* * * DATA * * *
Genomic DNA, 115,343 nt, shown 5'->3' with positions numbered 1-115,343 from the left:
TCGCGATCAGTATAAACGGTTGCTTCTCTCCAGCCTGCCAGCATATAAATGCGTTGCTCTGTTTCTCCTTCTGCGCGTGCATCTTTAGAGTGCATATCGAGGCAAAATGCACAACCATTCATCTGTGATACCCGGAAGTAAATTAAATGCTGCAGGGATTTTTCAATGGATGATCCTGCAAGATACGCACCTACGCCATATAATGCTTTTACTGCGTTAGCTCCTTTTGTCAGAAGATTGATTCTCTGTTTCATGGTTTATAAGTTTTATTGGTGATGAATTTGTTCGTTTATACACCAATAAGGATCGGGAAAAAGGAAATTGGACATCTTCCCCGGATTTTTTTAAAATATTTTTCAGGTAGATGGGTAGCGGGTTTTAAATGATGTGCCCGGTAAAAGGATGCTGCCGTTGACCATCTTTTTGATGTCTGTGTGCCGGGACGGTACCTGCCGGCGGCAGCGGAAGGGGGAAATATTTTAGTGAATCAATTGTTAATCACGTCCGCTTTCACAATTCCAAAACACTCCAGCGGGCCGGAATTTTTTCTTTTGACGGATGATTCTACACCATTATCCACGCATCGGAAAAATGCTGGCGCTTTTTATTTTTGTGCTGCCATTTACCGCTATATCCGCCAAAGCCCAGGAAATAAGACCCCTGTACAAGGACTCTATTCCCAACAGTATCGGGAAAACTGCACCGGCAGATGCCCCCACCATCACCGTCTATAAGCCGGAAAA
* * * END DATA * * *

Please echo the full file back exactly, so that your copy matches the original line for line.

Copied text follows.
Genomic DNA, 115,343 nt, shown 5'->3' with positions numbered 1-115,343 from the left:
TCGCGATCAGTATAAACGGTTGCTTCTCTCCAGCCTGCCAGCATATAAATGCGTTGCTCTGTTTCTCCTTCTGCGCGTGCATCTTTAGAGTGCATATCGAGGCAAAATGCACAACCATTCATCTGTGATACCCGGAAGTAAATTAAATGCTGCAGGGATTTTTCAATGGATGATCCTGCAAGATACGCACCTACGCCATATAATGCTTTTACTGCGTTAGCTCCTTTTGTCAGAAGATTGATTCTCTGTTTCATGGTTTATAAGTTTTATTGGTGATGAATTTGTTCGTTTATACACCAATAAGGATCGGGAAAAAGGAAATTGGACATCTTCCCCGGATTTTTTTAAAATATTTTTCAGGTAGATGGGTAGCGGGTTTTAAATGATGTGCCCGGTAAAAGGATGCTGCCGTTGACCATCTTTTTGATGTCTGTGTGCCGGGACGGTACCTGCCGGCGGCAGCGGAAGGGGGAAATATTTTAGTGAATCAATTGTTAATCACGTCCGCTTTCACAATTCCAAAACACTCCAGCGGGCCGGAATTTTTTCTTTTGACGGATGATTCTACACCATTATCCACGCATCGGAAAAATGCTGGCGCTTTTTATTTTTGTGCTGCCATTTACCGCTATATCCGCCAAAGCCCAGGAAATAAGACCCCTGTACAAGGACTCTATTCCCAACAGTATCGGGAAAACTGCACCGGCAGATGCCCCCACCATCACCGTCTATAAGCCGGAAAA